Edward Fallone, associate professor of law, commented on the current state of the U.S. Senate failing to hold hearings on the appointment of Merrick Garland. “Time is running out for Republicans to confirm President Obama's appointment of Merrick Garland to the U.S. Supreme Court,” Fallone said.
Michael O’Hear, professor of law, commented in an article written on the overturning of Brendan Dassey’s murder conviction and what it means for Steven Avery’s case. "I think these two cases really need to be viewed as completely distinct from one another,” O’Hear said.
Bruce Boyden, associate professor of law, commented in an article written on the privacy of the Milwaukee Police Officer who recently shot and killed an armed suspect. The officer’s name and picture are out on social media. “You are free to post someone's publicly available information on the Internet, and the government can't do anything about that,” Boyden said.
"We're talking about limited resources. Do you want to spend time and money on something like this or actual criminal activity occurring? I'd say the latter," said Paul Secunda, an employment attorney and Marquette University Law School faculty member. "You're trying to save money by not having many investigators, but you end up being inefficient in processing these cases."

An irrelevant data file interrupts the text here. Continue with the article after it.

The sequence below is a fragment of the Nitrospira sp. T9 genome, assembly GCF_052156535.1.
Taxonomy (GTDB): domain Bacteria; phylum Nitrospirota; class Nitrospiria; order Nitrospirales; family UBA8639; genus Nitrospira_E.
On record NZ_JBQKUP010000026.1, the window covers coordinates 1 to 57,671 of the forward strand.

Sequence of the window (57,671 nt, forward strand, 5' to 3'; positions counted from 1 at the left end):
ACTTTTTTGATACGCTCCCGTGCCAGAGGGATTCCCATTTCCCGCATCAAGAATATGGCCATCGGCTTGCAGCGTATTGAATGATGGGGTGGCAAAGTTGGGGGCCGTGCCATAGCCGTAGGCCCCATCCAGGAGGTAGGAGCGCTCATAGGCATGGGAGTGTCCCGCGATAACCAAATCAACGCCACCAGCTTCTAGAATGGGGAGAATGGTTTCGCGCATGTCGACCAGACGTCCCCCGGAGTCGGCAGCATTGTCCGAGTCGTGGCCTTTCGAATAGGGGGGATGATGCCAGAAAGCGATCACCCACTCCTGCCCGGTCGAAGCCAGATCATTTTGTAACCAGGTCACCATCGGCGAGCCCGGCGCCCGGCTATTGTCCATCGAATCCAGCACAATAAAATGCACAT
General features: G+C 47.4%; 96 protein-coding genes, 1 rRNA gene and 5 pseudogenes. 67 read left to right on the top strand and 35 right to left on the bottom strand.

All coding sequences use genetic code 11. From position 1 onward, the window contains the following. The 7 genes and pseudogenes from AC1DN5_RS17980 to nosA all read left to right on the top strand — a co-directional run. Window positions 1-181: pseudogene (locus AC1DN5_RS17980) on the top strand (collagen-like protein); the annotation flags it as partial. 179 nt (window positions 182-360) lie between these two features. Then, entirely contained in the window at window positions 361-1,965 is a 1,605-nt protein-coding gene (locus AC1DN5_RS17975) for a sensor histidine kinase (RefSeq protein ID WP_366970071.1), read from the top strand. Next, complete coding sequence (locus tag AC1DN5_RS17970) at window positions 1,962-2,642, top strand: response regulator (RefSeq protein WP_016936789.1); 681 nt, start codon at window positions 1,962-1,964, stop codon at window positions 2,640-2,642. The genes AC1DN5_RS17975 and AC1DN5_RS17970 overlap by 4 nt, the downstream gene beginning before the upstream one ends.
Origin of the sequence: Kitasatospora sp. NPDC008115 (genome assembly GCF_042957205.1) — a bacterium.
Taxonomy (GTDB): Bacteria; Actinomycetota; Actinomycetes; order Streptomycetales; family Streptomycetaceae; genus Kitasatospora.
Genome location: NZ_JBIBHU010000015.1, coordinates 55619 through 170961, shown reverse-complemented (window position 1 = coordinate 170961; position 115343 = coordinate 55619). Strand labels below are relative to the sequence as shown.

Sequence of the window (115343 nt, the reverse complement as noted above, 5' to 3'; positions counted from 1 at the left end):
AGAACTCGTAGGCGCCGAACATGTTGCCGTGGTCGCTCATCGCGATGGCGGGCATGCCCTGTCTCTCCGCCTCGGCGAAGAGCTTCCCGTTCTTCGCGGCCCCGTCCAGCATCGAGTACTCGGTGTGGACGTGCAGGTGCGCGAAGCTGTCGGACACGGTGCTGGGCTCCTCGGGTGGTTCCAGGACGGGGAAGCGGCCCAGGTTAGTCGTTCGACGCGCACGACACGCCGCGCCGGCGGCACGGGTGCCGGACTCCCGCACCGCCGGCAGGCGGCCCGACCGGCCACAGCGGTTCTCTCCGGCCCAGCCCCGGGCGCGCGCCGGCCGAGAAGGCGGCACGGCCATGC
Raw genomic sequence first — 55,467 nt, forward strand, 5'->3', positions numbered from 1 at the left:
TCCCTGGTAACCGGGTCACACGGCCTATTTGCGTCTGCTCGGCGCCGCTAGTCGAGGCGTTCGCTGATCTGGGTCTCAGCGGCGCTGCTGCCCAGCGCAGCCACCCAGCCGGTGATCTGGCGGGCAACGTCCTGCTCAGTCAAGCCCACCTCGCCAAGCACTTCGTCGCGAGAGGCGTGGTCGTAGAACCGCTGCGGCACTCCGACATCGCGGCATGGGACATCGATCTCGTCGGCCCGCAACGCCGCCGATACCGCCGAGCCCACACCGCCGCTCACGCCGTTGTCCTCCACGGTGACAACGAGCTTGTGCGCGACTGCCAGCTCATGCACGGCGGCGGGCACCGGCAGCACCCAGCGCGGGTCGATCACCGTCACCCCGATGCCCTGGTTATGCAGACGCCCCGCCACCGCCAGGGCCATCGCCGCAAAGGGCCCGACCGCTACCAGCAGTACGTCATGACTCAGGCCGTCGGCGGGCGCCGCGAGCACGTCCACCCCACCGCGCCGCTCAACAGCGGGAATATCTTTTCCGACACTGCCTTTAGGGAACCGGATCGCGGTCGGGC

The state also potentially racks up overtime when another worker must be paid to fill the shoes of an employee on leave, Secunda said.
“I don’t know the average length of time to decide habeas cases, but I’ve certainly seen others that have taken this long or longer,” said Michael M. O’Hear, a professor at the Marquette University Law School.
Paul Secunda, professor of law, commented on Uber and the New York branch of the International Association of Machinists creating a non-union guild for the company's drivers. “I think the union gave up too much. I don't think it will last,” Secunda said.
Paul Secunda, professor of law, commented on a Dane County judge striking down Wisconsin’s right-to-work law that prohibits unions from forcing workers to pay union dues. “What the judge says here in this case is that you can't require the union to provide services when there's no prospect of them ever being compensated for those services,” Secunda said. “That is an unconstitutional taking.” He said the judge’s decision has a good chance of being overturned if it is reviewed by the Wisconsin Supreme Court.